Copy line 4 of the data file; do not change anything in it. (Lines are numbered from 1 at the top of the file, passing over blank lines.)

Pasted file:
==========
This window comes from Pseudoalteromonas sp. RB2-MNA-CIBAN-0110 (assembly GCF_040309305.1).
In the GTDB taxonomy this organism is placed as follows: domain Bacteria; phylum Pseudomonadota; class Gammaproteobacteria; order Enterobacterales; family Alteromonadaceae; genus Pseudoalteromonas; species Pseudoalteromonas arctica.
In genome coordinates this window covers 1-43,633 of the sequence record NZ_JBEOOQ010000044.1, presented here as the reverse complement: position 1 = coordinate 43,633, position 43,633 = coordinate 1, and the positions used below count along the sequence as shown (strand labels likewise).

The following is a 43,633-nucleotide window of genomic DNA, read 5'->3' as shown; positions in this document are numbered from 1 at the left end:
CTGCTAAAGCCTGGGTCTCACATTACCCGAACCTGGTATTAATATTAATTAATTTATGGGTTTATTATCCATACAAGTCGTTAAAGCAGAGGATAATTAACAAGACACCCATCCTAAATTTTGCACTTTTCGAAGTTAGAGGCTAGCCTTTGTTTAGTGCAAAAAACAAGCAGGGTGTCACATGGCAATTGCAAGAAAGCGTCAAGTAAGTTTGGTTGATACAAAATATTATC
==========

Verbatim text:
The following is a 43,633-nucleotide window of genomic DNA, read 5'->3' as shown; positions in this document are numbered from 1 at the left end: